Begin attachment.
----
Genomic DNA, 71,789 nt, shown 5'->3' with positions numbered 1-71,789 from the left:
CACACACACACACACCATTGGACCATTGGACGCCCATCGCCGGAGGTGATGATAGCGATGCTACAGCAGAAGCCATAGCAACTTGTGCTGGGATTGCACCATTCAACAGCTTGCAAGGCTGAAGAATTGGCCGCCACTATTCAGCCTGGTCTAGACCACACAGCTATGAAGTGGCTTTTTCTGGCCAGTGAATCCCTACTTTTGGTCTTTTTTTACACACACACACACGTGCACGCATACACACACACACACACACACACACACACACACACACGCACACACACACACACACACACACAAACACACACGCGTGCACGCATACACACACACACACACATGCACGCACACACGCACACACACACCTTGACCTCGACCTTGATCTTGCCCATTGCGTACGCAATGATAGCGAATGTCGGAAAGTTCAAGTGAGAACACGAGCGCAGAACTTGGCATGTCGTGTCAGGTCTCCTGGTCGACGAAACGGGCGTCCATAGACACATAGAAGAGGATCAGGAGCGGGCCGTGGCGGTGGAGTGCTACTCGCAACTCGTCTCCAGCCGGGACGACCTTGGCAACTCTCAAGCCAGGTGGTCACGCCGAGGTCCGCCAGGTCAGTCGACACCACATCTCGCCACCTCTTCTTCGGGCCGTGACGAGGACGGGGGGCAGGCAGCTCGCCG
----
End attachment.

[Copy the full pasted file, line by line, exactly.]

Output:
Genomic DNA, 71,789 nt, shown 5'->3' with positions numbered 1-71,789 from the left:
CACACACACACACACCATTGGACCATTGGACGCCCATCGCCGGAGGTGATGATAGCGATGCTACAGCAGAAGCCATAGCAACTTGTGCTGGGATTGCACCATTCAACAGCTTGCAAGGCTGAAGAATTGGCCGCCACTATTCAGCCTGGTCTAGACCACACAGCTATGAAGTGGCTTTTTCTGGCCAGTGAATCCCTACTTTTGGTCTTTTTTTACACACACACACACGTGCACGCATACACACACACACACACACACACACACACACACACACGCACACACACACACACACACACACAAACACACACGCGTGCACGCATACACACACACACACACATGCACGCACACACGCACACACACACCTTGACCTCGACCTTGATCTTGCCCATTGCGTACGCAATGATAGCGAATGTCGGAAAGTTCAAGTGAGAACACGAGCGCAGAACTTGGCATGTCGTGTCAGGTCTCCTGGTCGACGAAACGGGCGTCCATAGACACATAGAAGAGGATCAGGAGCGGGCCGTGGCGGTGGAGTGCTACTCGCAACTCGTCTCCAGCCGGGACGACCTTGGCAACTCTCAAGCCAGGTGGTCACGCCGAGGTCCGCCAGGTCAGTCGACACCACATCTCGCCACCTCTTCTTCGGGCCGTGACGAGGACGGGGGGCAGGCAGCTCGCCG